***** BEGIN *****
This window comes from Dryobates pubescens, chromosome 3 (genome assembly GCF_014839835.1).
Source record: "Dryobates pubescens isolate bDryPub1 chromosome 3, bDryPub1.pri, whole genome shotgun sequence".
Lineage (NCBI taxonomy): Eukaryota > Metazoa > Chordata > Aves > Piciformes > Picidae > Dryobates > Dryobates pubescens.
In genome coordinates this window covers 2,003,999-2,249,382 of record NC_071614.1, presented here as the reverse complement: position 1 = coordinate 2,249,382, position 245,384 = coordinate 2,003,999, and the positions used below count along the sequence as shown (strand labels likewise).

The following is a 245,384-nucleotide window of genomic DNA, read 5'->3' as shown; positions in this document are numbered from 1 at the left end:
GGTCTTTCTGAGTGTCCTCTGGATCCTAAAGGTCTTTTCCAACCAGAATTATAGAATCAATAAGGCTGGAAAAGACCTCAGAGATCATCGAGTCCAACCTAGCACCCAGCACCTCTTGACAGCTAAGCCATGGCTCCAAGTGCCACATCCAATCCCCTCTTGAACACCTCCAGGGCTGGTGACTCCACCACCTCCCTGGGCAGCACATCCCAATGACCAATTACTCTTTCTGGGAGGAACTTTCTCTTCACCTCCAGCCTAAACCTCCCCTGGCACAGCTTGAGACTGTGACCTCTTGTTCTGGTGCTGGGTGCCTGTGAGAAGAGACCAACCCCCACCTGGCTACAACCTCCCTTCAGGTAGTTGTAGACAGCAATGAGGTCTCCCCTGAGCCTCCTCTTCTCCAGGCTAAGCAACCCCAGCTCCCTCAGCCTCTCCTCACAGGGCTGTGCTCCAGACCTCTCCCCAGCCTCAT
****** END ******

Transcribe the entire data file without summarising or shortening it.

This window comes from Dryobates pubescens, chromosome 3 (genome assembly GCF_014839835.1).
Source record: "Dryobates pubescens isolate bDryPub1 chromosome 3, bDryPub1.pri, whole genome shotgun sequence".
Lineage (NCBI taxonomy): Eukaryota > Metazoa > Chordata > Aves > Piciformes > Picidae > Dryobates > Dryobates pubescens.
In genome coordinates this window covers 2,003,999-2,249,382 of record NC_071614.1, presented here as the reverse complement: position 1 = coordinate 2,249,382, position 245,384 = coordinate 2,003,999, and the positions used below count along the sequence as shown (strand labels likewise).

The following is a 245,384-nucleotide window of genomic DNA, read 5'->3' as shown; positions in this document are numbered from 1 at the left end:
GGTCTTTCTGAGTGTCCTCTGGATCCTAAAGGTCTTTTCCAACCAGAATTATAGAATCAATAAGGCTGGAAAAGACCTCAGAGATCATCGAGTCCAACCTAGCACCCAGCACCTCTTGACAGCTAAGCCATGGCTCCAAGTGCCACATCCAATCCCCTCTTGAACACCTCCAGGGCTGGTGACTCCACCACCTCCCTGGGCAGCACATCCCAATGACCAATTACTCTTTCTGGGAGGAACTTTCTCTTCACCTCCAGCCTAAACCTCCCCTGGCACAGCTTGAGACTGTGACCTCTTGTTCTGGTGCTGGGTGCCTGTGAGAAGAGACCAACCCCCACCTGGCTACAACCTCCCTTCAGGTAGTTGTAGACAGCAATGAGGTCTCCCCTGAGCCTCCTCTTCTCCAGGCTAAGCAACCCCAGCTCCCTCAGCCTCTCCTCACAGGGCTGTGCTCCAGACCTCTCCCCAGCCTCAT